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More republican threats
Written by Professor David Flint AM
Wednesday, 02 February 2011
Every so often some republican threatens the nation with dire consequences if we don’t become a republic.
Professor Gilbert, then Vice Chancellor of the University of Melbourne warned in 1999 that if we did not vote Yes in the referendum, we would become the laughing stock of Asia.
Now Patrick Smythe of Emerald Beach NSW has taken to the letters columns of the press to issue a dire warning: The Australian, on 10 January.
"People ask me," he writes " why, after living in this country for four decades, I still support the Poms in the Ashes."
“Well, the Barmy Army sum it up when they sing "God save your gracious queen". As long as Aussies continue to tug the forelock, I can't and won't support them in any sport”
[ On the authority of the eminent Barmy Army, I have to advise that you should now begin the process of undertaking fundamental change to the Constitution of the Commonwealth of Australia blah blah blah..]
....threats and more threats...
Mr. Smyth does not tell us whether he an Australian. But we gather he maintaining his rage because by the nation did not vote the way he wished in the 1999 landslide against the best republican model the republican establishment could devise. Does Mr. Smyth really think anybody cares?
His threat is about as influential as that of the then Irish editor in The Sydney Morning Herald in the nineties, Paul McGeoch, who actually threatened that he would not become a citizen unless we voted Yes. We voted No.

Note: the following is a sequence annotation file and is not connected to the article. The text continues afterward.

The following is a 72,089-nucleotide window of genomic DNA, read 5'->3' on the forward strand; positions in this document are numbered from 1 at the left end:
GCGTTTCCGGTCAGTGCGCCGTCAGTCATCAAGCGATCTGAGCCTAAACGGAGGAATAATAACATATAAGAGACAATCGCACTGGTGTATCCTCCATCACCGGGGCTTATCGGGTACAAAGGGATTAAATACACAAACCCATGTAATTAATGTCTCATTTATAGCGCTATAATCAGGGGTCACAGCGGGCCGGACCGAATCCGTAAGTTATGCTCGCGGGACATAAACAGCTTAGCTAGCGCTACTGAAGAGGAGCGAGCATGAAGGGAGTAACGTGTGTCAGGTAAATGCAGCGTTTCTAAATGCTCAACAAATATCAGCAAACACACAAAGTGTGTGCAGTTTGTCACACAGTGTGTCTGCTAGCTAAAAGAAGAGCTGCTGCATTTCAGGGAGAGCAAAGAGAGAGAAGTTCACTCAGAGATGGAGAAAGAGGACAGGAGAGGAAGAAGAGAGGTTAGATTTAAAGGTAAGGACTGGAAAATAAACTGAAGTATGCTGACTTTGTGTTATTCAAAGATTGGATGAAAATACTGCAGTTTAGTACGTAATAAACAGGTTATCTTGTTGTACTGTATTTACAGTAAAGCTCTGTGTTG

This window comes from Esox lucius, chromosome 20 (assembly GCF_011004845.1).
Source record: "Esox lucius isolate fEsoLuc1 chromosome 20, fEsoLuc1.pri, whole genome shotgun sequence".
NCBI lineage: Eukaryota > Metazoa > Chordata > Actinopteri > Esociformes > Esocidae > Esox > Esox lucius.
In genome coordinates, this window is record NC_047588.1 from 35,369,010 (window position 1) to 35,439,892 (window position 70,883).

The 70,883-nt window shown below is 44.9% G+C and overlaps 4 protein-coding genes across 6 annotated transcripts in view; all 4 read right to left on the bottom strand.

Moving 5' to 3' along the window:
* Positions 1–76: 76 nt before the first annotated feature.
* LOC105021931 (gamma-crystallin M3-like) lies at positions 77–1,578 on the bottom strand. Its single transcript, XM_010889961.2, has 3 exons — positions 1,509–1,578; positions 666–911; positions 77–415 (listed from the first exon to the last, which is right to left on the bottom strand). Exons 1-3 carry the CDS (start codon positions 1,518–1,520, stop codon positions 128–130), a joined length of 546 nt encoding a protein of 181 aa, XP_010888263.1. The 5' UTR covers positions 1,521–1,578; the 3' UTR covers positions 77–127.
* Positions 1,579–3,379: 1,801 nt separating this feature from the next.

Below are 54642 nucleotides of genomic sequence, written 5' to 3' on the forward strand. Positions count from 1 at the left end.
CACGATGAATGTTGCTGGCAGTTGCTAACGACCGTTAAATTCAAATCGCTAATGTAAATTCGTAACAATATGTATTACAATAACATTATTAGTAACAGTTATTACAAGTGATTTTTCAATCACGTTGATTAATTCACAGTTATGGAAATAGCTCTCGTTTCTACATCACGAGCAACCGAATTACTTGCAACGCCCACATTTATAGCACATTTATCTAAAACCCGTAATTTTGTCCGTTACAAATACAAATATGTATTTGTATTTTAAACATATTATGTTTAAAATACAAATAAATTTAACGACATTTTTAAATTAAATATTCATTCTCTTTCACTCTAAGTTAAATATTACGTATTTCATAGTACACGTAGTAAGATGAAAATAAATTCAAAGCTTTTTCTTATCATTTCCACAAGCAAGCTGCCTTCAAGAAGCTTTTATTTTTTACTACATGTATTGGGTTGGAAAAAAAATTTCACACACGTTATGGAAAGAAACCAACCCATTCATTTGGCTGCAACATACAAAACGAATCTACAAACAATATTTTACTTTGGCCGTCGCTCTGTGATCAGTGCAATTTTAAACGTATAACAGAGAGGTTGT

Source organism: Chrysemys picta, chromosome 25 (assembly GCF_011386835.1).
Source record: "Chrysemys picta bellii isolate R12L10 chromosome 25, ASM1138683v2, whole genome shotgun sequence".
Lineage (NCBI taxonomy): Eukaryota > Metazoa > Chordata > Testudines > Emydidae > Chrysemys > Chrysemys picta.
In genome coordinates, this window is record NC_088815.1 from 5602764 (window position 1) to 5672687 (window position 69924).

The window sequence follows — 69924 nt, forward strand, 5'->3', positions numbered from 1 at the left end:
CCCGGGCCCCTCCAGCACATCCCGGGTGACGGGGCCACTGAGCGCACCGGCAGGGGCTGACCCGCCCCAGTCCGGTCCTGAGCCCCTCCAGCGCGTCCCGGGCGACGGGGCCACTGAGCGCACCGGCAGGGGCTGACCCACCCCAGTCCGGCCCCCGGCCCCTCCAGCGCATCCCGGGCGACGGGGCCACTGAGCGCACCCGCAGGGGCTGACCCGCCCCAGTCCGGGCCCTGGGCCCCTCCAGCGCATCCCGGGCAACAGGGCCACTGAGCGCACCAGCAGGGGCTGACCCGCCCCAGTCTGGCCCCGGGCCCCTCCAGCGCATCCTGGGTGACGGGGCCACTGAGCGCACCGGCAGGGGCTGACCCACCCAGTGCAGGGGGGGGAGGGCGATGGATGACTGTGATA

And even before that, towards the end of the Constitutional Convention, an emotional Professor Craven warned Lloyd Waddy QC, from the floor, that he would not be voting "for you".
This followed from the monarchists refusal to accept a proposal mounted in the press that they should vote "strategically".
This scheme involved using our considerable numbers to defeat the Keating-Turnbull model by replacing it with the "least worst" McGarvie mode. Then we monarchistst were supposed to campaign against the McGarvie model in the referendum.
This was unanimoulsy rejected by ACM and its allies.
Mr. Waddy showed no concern that the Keating-Turnbull model came up, the one overwehlmingly endorsed by the republican movement. This was even when the leading republican newspaper at the time joined in the republican movement's rejoicing with the headline:
It's all over bar the voting.
But what makes republicans think they have anything to threaten the nation with?
...Government Australia Day Council and the Barmy Army...
In the meantime it seems the Barmy Army is the principal source of Sir Michael Parkinson's expertise on the need for constitutional change here.
This we suppose led the government Australia Day Council of New South Wales to choose him to speak on our national day, and to lecture us on constitutional change.
Around the same timethe republican flag changers at Ausflag, in alliance with Fairfax media, launched a divisive demand that the Australian Flag be shredded. They relied on former Australians of the Year. And who chose them?
The government Australia Day Council, which works from the Prime Minister's department.
Australia Day is now being used to promote the divisive minority views of a tiny elite.
Incidentally, here's the Barmy Army in 2006. No doubt because of the value of the intellectual property in this clip, the embedding has been disabled, but you can follow the link to Youtube.
What part of the Australian constitutional system their high command is referring to is not clear.